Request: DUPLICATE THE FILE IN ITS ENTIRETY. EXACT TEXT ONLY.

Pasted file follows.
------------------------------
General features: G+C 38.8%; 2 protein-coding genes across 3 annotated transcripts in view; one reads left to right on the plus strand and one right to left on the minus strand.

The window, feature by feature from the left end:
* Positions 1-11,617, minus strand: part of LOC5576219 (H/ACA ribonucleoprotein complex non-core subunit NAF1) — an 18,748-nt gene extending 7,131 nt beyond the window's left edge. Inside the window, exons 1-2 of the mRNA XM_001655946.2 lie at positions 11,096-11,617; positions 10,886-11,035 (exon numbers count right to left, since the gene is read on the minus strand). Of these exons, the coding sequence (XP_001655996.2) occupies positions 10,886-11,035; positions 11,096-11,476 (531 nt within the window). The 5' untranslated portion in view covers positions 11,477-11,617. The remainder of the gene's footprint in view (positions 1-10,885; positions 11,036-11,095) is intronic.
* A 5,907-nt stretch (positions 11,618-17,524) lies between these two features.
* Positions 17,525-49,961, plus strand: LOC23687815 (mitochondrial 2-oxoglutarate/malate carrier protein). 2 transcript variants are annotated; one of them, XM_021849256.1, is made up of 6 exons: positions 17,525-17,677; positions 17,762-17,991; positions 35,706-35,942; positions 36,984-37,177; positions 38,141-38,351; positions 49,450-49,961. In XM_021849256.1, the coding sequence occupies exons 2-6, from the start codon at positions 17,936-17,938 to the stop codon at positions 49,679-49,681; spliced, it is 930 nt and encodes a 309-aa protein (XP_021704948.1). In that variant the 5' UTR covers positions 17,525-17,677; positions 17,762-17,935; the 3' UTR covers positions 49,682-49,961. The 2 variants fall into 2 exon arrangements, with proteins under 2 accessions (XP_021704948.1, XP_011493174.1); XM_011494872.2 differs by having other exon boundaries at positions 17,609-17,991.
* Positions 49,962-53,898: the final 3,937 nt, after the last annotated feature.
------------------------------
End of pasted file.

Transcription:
General features: G+C 38.8%; 2 protein-coding genes across 3 annotated transcripts in view; one reads left to right on the plus strand and one right to left on the minus strand.

The window, feature by feature from the left end:
* Positions 1-11,617, minus strand: part of LOC5576219 (H/ACA ribonucleoprotein complex non-core subunit NAF1) — an 18,748-nt gene extending 7,131 nt beyond the window's left edge. Inside the window, exons 1-2 of the mRNA XM_001655946.2 lie at positions 11,096-11,617; positions 10,886-11,035 (exon numbers count right to left, since the gene is read on the minus strand). Of these exons, the coding sequence (XP_001655996.2) occupies positions 10,886-11,035; positions 11,096-11,476 (531 nt within the window). The 5' untranslated portion in view covers positions 11,477-11,617. The remainder of the gene's footprint in view (positions 1-10,885; positions 11,036-11,095) is intronic.
* A 5,907-nt stretch (positions 11,618-17,524) lies between these two features.
* Positions 17,525-49,961, plus strand: LOC23687815 (mitochondrial 2-oxoglutarate/malate carrier protein). 2 transcript variants are annotated; one of them, XM_021849256.1, is made up of 6 exons: positions 17,525-17,677; positions 17,762-17,991; positions 35,706-35,942; positions 36,984-37,177; positions 38,141-38,351; positions 49,450-49,961. In XM_021849256.1, the coding sequence occupies exons 2-6, from the start codon at positions 17,936-17,938 to the stop codon at positions 49,679-49,681; spliced, it is 930 nt and encodes a 309-aa protein (XP_021704948.1). In that variant the 5' UTR covers positions 17,525-17,677; positions 17,762-17,935; the 3' UTR covers positions 49,682-49,961. The 2 variants fall into 2 exon arrangements, with proteins under 2 accessions (XP_021704948.1, XP_011493174.1); XM_011494872.2 differs by having other exon boundaries at positions 17,609-17,991.
* Positions 49,962-53,898: the final 3,937 nt, after the last annotated feature.